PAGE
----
The environmental tariff of drinking water in Israel
A recent study examined all the environmental damages caused by the various processes of the drinking water supply system in Israel and found that its ecological footprint is nothing short of significant.
Published in The International Journal of Life Cycle Assessment, the study was conducted in the laboratory of Vered Blass, a faculty member at the Porter School of the Environment and Earth Sciences at Tel Aviv University, as part of Noa Meron’s doctoral dissertation.
The researchers conducted a first-of-its-kind life-cycle analysis of the Israeli drinking water supply system – a complete assessment of the system’s environmental effects, which included the various sources of drinking water in the country. In 2015, for instance, 49% of the drinking water came from groundwater aquifers, 36% was desalinated water and 15% was pumped from surface reservoirs (such as the Sea of Galilee).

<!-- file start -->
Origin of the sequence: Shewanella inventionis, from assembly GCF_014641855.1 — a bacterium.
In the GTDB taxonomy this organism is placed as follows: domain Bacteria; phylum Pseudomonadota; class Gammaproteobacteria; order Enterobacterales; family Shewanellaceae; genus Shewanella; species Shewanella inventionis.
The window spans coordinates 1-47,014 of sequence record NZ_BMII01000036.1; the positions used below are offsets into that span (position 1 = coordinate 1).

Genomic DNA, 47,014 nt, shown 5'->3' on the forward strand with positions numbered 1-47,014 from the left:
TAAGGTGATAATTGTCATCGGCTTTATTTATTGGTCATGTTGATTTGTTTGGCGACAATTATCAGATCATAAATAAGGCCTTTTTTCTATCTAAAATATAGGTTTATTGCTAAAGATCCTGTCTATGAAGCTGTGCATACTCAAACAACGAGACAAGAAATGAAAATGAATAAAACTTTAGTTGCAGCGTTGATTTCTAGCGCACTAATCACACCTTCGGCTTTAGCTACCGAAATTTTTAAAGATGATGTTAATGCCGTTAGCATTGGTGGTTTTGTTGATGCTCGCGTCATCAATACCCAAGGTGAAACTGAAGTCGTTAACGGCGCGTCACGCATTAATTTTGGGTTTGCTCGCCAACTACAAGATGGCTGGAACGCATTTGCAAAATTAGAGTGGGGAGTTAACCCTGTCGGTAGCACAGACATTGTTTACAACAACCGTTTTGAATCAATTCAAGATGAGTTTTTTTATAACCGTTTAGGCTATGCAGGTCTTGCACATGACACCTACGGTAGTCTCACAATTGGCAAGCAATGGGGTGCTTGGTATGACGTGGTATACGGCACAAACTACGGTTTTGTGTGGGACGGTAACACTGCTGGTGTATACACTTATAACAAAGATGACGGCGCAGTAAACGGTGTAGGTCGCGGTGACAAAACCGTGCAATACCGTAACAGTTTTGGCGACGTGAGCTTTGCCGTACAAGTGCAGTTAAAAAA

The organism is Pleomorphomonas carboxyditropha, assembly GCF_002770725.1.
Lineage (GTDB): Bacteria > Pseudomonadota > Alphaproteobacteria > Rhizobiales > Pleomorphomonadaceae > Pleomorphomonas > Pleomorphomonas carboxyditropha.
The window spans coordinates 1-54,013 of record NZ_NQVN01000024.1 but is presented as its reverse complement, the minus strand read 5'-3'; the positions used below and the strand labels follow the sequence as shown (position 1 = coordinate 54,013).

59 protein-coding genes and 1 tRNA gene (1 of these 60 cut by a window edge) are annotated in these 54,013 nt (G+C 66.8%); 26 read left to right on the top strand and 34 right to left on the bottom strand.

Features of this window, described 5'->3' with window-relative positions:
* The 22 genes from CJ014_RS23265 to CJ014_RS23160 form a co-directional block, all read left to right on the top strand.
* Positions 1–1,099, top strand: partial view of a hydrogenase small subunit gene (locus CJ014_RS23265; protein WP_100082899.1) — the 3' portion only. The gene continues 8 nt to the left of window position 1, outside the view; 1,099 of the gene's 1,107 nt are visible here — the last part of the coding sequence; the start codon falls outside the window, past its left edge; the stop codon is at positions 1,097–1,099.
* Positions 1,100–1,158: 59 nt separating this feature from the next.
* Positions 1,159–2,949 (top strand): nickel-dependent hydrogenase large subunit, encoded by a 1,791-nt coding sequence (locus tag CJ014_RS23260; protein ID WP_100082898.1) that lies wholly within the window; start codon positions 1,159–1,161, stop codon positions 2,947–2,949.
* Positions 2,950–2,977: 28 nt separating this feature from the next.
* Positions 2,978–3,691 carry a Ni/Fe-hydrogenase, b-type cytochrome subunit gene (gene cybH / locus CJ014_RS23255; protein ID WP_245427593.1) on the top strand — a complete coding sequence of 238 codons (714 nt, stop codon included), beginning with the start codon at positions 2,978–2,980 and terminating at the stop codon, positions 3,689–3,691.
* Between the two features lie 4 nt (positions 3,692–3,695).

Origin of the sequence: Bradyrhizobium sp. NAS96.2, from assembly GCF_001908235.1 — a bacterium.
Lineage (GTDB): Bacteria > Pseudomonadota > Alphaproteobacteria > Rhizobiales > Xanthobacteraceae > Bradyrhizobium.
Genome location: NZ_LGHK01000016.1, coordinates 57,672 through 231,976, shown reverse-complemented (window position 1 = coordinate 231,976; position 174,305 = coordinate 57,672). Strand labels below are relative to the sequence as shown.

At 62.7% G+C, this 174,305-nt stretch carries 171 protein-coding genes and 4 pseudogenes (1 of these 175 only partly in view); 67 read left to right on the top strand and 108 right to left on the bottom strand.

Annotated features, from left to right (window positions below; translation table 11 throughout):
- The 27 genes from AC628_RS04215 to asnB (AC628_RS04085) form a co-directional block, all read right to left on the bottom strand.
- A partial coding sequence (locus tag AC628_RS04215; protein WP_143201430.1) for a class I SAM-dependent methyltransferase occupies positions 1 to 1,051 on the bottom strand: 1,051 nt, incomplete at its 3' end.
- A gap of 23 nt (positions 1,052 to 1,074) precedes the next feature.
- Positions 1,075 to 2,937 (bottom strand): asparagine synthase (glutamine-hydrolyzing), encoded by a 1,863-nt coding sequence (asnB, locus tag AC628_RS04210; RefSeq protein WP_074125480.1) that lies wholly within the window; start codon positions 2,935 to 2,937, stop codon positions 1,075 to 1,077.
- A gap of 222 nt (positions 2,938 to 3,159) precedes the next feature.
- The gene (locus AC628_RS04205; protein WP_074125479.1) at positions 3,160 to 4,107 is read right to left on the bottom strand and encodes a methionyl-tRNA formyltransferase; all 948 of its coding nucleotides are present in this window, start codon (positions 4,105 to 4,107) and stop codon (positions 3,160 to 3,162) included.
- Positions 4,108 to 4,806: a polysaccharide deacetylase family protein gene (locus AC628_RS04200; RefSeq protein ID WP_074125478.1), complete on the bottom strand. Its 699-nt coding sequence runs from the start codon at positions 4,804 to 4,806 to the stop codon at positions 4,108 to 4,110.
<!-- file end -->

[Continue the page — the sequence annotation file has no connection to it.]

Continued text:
Every mechanism in the system was examined, from the pumping, the production and the transportation of the water, to the use of chemicals, as well as the effect of the materials that make up its infrastructure.
According to the findings, the volume of greenhouse gases released during the operation of the drinking water supply system in 2015 was 2.3 kg. per cubic meter of water (with greenhouse gases such as methane normalized as CO2 equivalence – equivalent to the effect of carbon dioxide as a greenhouse gas).
For comparison, this amount is similar to the amount of greenhouse gases released during a 9-km. car ride or in four 30° wash cycles. This figure is lower than the amount released in countries such as Italy (which stands at 3.4 kg. per cu.m. of water) and the US (2.5 kg.), but also higher than the values in many other places where seawater desalination is not used, such as Romania (1 kg.), Canada (0.2 kg.) or Switzerland (0.2 kg).
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